Seek Not Our Land

· English Poetry, Human Resources, Reflections

Seek Not Our Land

NS Rajan


How can you buy or sell

The sky or warmth of the land?

Can you steal the sound of a shell?

Or plunder the sea of its sand?


What is free, who are we to bequeath?

Air shares spirit – supports all life

Wind that gives us our first breath

Doth also receive our last sigh.


Good earth for us is our mother

Perfumed flowers, our dear sisters

Eagle, horse, deer are brothers dear

Humming insects are our visitors.


With reverence we hold all of this wealth

Flowing rivers carry ancestors’ blood

Of red man’s memories there’s no dearth

All mankind one – united in blood. 


Our God is the same God – we discover;

Equal in compassion for red and white

Hope not, White Chief, to conquer and pilfer

Oh grief, why rob us of our Life ?


Holy land is rich with lives of our kin

Mother Earth whatever befalls it

Befalls the mindless sons too akin

Seeds are we: how can one sell it?


Remember our soil is too sacred

Must teach your people, your children

Clear waters and even the lake bed

Recall events, memories, true vision.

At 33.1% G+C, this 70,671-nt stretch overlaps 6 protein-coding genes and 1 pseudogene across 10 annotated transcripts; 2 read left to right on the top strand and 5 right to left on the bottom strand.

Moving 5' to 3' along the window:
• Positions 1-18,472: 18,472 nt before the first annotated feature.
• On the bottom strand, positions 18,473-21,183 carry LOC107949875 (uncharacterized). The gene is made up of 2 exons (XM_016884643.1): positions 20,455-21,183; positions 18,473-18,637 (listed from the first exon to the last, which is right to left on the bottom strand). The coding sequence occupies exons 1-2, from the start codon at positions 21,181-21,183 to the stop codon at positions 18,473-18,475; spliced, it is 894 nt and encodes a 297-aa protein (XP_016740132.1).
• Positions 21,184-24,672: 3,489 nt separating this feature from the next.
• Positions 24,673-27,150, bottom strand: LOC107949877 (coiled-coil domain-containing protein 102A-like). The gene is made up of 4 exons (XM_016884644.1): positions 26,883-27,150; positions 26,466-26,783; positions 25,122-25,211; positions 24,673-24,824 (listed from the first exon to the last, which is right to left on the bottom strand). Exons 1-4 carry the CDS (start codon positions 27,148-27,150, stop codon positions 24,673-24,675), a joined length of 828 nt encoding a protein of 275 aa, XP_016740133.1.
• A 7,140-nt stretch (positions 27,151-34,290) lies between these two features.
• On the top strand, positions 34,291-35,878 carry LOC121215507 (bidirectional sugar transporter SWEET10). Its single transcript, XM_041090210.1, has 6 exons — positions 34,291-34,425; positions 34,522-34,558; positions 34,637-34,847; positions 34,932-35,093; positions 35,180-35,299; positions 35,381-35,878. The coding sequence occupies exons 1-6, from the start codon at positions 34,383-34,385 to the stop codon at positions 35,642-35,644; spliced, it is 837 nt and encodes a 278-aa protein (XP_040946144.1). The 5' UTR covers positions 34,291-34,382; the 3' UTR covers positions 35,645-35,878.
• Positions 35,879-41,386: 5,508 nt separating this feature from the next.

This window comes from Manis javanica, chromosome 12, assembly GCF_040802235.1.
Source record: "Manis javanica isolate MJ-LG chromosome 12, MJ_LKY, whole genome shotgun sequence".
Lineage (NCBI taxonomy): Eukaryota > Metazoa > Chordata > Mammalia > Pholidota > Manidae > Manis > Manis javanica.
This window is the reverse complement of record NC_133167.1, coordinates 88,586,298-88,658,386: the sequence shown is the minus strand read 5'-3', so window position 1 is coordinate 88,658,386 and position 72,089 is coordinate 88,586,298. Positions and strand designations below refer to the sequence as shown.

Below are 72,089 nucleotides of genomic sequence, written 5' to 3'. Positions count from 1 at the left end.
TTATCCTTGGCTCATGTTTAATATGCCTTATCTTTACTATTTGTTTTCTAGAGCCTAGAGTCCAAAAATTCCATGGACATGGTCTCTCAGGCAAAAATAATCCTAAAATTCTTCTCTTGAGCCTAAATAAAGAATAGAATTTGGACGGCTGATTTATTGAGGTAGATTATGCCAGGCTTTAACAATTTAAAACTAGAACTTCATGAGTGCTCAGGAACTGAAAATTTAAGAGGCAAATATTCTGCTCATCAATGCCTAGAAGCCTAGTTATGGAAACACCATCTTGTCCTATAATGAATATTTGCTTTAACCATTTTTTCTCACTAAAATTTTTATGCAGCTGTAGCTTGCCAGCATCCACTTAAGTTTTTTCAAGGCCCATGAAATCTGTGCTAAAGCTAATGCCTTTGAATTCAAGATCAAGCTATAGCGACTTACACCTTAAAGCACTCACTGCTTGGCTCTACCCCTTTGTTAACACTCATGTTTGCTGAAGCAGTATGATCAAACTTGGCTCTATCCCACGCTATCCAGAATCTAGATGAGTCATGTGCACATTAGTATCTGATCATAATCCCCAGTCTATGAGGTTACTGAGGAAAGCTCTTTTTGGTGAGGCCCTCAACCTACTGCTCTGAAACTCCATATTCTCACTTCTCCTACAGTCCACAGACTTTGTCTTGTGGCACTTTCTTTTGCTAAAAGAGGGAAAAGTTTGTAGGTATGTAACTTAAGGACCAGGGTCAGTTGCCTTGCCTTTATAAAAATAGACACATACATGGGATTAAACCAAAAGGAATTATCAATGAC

Earth belongs not to any man

Man belongs to this earth

Plunder it the way you can

Earneth a sure way to dusty death. 


Destiny a deep mystery to us

Gone are the thicket and eagle: awful toll

God brought us for a special purpose

End of living – beginning o’ survival?


( This poem is a humble tribute, inspired by the memory of Chief Seattle, Si’ahl,  of the Duwamish Tribe, who in 1854 was slated to have made a powerful, bitter sweet plea for respect of Native American rights and environmental values to President Franklin Pierce in response to a Government offer to purchase the remaining Salish lands, what is now contemporary Seattle. The beautiful spirit of the natives, and their deep attachment to nature is evocative of the trauma faced by them even as white settlements were fast replacing them from their beloved lands. The plea is reminiscent of the wrath and turmoil being faced by  native inhabitants in many parts of the country where modern industry wishes to expand through land acquisition)


(MC Escher, the renowned Dutch artist, has left an enduring body of work of mathematically inspired improbable possibilities. The photo above is a picture of his work “Three Worlds’ , done in 1955, which allegorically refers to three distinct perspectives; the world indeed looks different from where each of us sees it. )



Comments RSS
  1. Kapil Aggarwal EY

    This is just brilliant… thanks for sharing this…

  2. Kapil Aggarwal EY


  3. Prashant

    very good poem

  4. Deepa

    Best one so far. Simple, but beautiful 🙂

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